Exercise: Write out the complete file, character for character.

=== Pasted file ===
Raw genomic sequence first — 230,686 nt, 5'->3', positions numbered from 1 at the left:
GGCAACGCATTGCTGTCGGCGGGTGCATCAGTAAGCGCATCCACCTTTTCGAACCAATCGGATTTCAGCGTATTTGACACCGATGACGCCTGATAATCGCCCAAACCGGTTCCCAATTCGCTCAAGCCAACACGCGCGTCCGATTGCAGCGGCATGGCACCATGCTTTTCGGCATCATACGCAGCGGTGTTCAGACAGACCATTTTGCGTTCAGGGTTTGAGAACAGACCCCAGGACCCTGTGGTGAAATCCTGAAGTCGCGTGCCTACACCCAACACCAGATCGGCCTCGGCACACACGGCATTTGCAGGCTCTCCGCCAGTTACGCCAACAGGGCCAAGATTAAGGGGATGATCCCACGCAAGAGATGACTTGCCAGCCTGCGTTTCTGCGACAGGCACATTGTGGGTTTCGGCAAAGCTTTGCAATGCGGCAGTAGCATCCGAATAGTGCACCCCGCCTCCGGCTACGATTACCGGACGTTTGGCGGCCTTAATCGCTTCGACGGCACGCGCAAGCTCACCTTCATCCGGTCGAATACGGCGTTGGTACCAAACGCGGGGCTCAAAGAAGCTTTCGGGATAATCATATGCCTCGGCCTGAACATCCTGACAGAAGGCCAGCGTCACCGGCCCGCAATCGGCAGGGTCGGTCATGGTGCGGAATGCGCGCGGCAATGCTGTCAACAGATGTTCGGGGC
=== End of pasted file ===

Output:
Raw genomic sequence first — 230,686 nt, 5'->3', positions numbered from 1 at the left:
GGCAACGCATTGCTGTCGGCGGGTGCATCAGTAAGCGCATCCACCTTTTCGAACCAATCGGATTTCAGCGTATTTGACACCGATGACGCCTGATAATCGCCCAAACCGGTTCCCAATTCGCTCAAGCCAACACGCGCGTCCGATTGCAGCGGCATGGCACCATGCTTTTCGGCATCATACGCAGCGGTGTTCAGACAGACCATTTTGCGTTCAGGGTTTGAGAACAGACCCCAGGACCCTGTGGTGAAATCCTGAAGTCGCGTGCCTACACCCAACACCAGATCGGCCTCGGCACACACGGCATTTGCAGGCTCTCCGCCAGTTACGCCAACAGGGCCAAGATTAAGGGGATGATCCCACGCAAGAGATGACTTGCCAGCCTGCGTTTCTGCGACAGGCACATTGTGGGTTTCGGCAAAGCTTTGCAATGCGGCAGTAGCATCCGAATAGTGCACCCCGCCTCCGGCTACGATTACCGGACGTTTGGCGGCCTTAATCGCTTCGACGGCACGCGCAAGCTCACCTTCATCCGGTCGAATACGGCGTTGGTACCAAACGCGGGGCTCAAAGAAGCTTTCGGGATAATCATATGCCTCGGCCTGAACATCCTGACAGAAGGCCAGCGTCACCGGCCCGCAATCGGCAGGGTCGGTCATGGTGCGGAATGCGCGCGGCAATGCTGTCAACAGATGTTCGGGGC